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Date of Award
Thesis - Pacific Access Restricted
Master of Arts (M.A.)
First Committee Member
Second Committee Member
The purpose of this study was to explore treatment options for aggression-related disorders. Two activities were examined to validate their use as frustration-reduction techniques --yoga and therapeutic drumming. Twenty-two college students were randomly assigned to participate in one of three groups--yoga, drumming, or silence (control)--following experimentally-induced frustration using a computerized Stroop color-word technique. Self-reported emotion levels and physiological responses were tracked at baseline, post-frustration, and post-treatment to measure responses to treatment. Results indicate that self-reported frustration levels were significantly reduced in all experimental groups, but physiologic responses showed no significant changes. A Multivariate Analysis of Variance (MANOVA) indicated no significant difference in lowered frustration for any of the treatment groups, suggesting that they are equally effective. These results also suggest that the passage of time may be key to successful emotion regulation. Further study should examine control variables and methodology to identify other factors that may be involved in regulating aggressive emotions.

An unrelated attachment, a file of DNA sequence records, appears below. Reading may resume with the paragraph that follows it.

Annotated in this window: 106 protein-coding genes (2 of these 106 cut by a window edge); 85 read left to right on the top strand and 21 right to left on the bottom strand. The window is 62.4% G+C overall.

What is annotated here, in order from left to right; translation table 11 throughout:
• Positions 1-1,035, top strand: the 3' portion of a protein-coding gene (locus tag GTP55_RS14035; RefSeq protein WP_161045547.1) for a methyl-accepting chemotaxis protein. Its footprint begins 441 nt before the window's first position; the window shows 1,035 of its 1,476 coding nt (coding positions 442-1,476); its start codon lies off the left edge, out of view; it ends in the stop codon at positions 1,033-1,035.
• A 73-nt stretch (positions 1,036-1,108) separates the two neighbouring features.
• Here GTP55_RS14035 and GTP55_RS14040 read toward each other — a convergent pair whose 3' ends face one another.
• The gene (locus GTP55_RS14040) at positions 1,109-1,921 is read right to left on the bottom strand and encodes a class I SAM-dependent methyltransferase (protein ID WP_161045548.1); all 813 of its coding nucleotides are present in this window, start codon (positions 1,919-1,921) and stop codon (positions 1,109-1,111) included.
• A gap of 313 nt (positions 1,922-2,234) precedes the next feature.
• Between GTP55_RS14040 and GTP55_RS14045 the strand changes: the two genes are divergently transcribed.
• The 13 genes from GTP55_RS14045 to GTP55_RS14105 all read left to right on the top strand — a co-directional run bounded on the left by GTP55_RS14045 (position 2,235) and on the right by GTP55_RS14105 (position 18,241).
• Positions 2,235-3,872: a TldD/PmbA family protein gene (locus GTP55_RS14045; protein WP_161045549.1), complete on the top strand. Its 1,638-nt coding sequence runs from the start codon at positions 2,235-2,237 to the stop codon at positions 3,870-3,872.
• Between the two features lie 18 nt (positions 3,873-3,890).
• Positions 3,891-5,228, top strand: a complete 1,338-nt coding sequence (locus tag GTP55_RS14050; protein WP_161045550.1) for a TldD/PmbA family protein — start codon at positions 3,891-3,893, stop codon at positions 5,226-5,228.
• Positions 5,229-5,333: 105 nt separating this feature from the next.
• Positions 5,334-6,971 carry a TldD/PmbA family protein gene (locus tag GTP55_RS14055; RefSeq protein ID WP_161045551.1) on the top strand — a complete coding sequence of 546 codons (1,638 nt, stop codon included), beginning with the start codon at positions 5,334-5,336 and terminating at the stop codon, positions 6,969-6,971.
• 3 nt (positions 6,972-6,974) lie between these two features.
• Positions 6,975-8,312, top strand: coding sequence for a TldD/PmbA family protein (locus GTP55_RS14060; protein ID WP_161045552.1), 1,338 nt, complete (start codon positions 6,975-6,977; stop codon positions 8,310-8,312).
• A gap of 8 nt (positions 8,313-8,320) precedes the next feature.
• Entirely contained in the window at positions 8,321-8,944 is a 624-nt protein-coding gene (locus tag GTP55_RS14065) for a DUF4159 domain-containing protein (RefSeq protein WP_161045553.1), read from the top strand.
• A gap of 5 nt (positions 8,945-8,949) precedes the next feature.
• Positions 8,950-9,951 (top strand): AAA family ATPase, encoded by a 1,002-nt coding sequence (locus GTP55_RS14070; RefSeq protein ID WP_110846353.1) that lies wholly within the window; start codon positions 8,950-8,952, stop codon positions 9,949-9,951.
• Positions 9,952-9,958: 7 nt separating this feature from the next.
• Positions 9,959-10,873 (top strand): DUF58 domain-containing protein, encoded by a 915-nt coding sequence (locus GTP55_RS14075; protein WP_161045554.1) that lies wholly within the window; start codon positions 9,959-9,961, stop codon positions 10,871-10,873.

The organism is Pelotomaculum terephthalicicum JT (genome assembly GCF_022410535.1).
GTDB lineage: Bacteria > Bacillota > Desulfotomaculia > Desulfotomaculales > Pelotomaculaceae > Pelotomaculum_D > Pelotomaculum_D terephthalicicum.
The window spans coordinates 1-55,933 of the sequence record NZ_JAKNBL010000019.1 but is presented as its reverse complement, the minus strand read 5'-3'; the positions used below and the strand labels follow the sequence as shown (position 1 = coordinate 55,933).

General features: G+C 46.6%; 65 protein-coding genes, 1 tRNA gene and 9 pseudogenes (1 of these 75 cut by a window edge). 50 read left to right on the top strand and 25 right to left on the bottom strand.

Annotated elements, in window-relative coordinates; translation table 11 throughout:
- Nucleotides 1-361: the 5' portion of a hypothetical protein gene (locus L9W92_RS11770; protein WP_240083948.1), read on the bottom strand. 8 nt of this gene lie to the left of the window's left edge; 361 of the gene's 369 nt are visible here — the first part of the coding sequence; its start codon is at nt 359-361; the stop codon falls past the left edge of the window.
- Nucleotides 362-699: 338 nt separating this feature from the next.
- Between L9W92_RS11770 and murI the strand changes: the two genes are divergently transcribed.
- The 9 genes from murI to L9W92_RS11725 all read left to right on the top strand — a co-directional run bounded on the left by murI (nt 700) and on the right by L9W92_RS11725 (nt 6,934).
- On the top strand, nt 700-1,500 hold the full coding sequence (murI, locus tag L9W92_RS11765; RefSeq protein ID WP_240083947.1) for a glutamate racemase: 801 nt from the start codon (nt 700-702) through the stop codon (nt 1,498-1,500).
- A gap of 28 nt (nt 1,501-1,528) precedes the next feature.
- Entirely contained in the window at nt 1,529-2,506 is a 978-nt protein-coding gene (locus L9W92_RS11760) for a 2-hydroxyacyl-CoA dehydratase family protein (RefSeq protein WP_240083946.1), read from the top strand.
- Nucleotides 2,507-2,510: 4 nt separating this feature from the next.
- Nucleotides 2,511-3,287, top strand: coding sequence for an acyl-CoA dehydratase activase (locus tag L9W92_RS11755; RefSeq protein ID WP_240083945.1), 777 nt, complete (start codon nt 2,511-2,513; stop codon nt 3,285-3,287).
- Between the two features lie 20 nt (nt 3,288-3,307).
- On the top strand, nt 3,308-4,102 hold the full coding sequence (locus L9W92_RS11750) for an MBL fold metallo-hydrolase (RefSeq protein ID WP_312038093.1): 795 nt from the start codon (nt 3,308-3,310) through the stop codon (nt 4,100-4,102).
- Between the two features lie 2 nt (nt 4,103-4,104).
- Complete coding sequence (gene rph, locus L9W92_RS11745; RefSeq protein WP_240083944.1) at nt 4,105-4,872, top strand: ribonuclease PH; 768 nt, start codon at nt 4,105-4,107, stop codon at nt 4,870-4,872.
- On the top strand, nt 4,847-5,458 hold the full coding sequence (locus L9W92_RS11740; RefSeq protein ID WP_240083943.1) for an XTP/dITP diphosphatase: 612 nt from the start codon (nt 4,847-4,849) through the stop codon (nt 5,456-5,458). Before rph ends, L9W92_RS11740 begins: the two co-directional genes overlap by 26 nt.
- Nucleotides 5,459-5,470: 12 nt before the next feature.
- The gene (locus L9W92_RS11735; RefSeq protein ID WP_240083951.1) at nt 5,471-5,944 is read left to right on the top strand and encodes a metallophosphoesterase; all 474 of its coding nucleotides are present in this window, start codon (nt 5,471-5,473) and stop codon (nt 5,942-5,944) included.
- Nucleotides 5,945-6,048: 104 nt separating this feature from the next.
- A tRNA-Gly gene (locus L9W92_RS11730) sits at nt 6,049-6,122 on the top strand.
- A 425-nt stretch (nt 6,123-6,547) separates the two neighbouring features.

Broadhurst, Emily H.. (2014). The effect of frustration reduction techniques on self-reported mood scales and physiological responses. University of the Pacific, Thesis - Pacific Access Restricted. http://scholarlycommons.pacific.edu/uop_etds/258
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